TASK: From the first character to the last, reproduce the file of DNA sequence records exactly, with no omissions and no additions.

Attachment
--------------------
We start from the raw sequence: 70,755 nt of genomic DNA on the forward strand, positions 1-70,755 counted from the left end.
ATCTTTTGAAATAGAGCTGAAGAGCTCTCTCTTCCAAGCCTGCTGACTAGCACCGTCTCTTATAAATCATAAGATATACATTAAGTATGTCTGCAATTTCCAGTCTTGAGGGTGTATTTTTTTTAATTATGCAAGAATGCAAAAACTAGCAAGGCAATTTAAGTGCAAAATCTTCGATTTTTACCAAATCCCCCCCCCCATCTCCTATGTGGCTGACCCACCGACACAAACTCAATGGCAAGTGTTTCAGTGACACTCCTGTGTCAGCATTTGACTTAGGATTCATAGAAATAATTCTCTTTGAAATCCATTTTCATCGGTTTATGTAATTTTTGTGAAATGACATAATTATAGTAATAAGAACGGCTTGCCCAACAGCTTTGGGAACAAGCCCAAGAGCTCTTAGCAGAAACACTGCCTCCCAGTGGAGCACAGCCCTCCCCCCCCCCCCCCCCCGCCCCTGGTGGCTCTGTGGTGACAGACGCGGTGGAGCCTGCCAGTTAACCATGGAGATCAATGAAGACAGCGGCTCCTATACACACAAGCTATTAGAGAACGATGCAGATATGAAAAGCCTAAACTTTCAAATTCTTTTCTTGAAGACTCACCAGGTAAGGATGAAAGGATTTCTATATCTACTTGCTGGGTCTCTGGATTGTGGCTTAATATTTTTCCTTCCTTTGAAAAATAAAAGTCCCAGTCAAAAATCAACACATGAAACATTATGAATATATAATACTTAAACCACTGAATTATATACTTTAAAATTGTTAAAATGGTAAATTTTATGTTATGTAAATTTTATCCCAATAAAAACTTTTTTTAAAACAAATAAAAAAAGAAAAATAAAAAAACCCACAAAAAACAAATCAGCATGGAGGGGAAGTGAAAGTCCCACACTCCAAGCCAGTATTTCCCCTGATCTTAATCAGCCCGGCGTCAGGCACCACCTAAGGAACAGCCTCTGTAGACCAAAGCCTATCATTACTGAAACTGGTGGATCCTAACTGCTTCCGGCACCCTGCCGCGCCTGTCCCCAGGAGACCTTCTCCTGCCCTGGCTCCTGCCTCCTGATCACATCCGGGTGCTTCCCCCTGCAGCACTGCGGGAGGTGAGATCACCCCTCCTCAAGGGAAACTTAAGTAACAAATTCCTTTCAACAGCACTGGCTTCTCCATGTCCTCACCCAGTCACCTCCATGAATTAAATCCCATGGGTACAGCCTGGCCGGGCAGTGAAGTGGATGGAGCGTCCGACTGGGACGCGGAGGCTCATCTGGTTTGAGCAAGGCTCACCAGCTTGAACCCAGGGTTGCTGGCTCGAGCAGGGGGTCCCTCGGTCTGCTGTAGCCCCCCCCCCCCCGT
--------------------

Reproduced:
We start from the raw sequence: 70,755 nt of genomic DNA on the forward strand, positions 1-70,755 counted from the left end.
ATCTTTTGAAATAGAGCTGAAGAGCTCTCTCTTCCAAGCCTGCTGACTAGCACCGTCTCTTATAAATCATAAGATATACATTAAGTATGTCTGCAATTTCCAGTCTTGAGGGTGTATTTTTTTTAATTATGCAAGAATGCAAAAACTAGCAAGGCAATTTAAGTGCAAAATCTTCGATTTTTACCAAATCCCCCCCCCCATCTCCTATGTGGCTGACCCACCGACACAAACTCAATGGCAAGTGTTTCAGTGACACTCCTGTGTCAGCATTTGACTTAGGATTCATAGAAATAATTCTCTTTGAAATCCATTTTCATCGGTTTATGTAATTTTTGTGAAATGACATAATTATAGTAATAAGAACGGCTTGCCCAACAGCTTTGGGAACAAGCCCAAGAGCTCTTAGCAGAAACACTGCCTCCCAGTGGAGCACAGCCCTCCCCCCCCCCCCCCCCCGCCCCTGGTGGCTCTGTGGTGACAGACGCGGTGGAGCCTGCCAGTTAACCATGGAGATCAATGAAGACAGCGGCTCCTATACACACAAGCTATTAGAGAACGATGCAGATATGAAAAGCCTAAACTTTCAAATTCTTTTCTTGAAGACTCACCAGGTAAGGATGAAAGGATTTCTATATCTACTTGCTGGGTCTCTGGATTGTGGCTTAATATTTTTCCTTCCTTTGAAAAATAAAAGTCCCAGTCAAAAATCAACACATGAAACATTATGAATATATAATACTTAAACCACTGAATTATATACTTTAAAATTGTTAAAATGGTAAATTTTATGTTATGTAAATTTTATCCCAATAAAAACTTTTTTTAAAACAAATAAAAAAAGAAAAATAAAAAAACCCACAAAAAACAAATCAGCATGGAGGGGAAGTGAAAGTCCCACACTCCAAGCCAGTATTTCCCCTGATCTTAATCAGCCCGGCGTCAGGCACCACCTAAGGAACAGCCTCTGTAGACCAAAGCCTATCATTACTGAAACTGGTGGATCCTAACTGCTTCCGGCACCCTGCCGCGCCTGTCCCCAGGAGACCTTCTCCTGCCCTGGCTCCTGCCTCCTGATCACATCCGGGTGCTTCCCCCTGCAGCACTGCGGGAGGTGAGATCACCCCTCCTCAAGGGAAACTTAAGTAACAAATTCCTTTCAACAGCACTGGCTTCTCCATGTCCTCACCCAGTCACCTCCATGAATTAAATCCCATGGGTACAGCCTGGCCGGGCAGTGAAGTGGATGGAGCGTCCGACTGGGACGCGGAGGCTCATCTGGTTTGAGCAAGGCTCACCAGCTTGAACCCAGGGTTGCTGGCTCGAGCAGGGGGTCCCTCGGTCTGCTGTAGCCCCCCCCCCCCCGT